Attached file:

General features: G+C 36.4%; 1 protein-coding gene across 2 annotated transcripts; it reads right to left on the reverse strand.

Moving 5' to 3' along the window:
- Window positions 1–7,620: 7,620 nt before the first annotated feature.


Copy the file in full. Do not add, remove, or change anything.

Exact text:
General features: G+C 36.4%; 1 protein-coding gene across 2 annotated transcripts; it reads right to left on the reverse strand.

Moving 5' to 3' along the window:
- Window positions 1–7,620: 7,620 nt before the first annotated feature.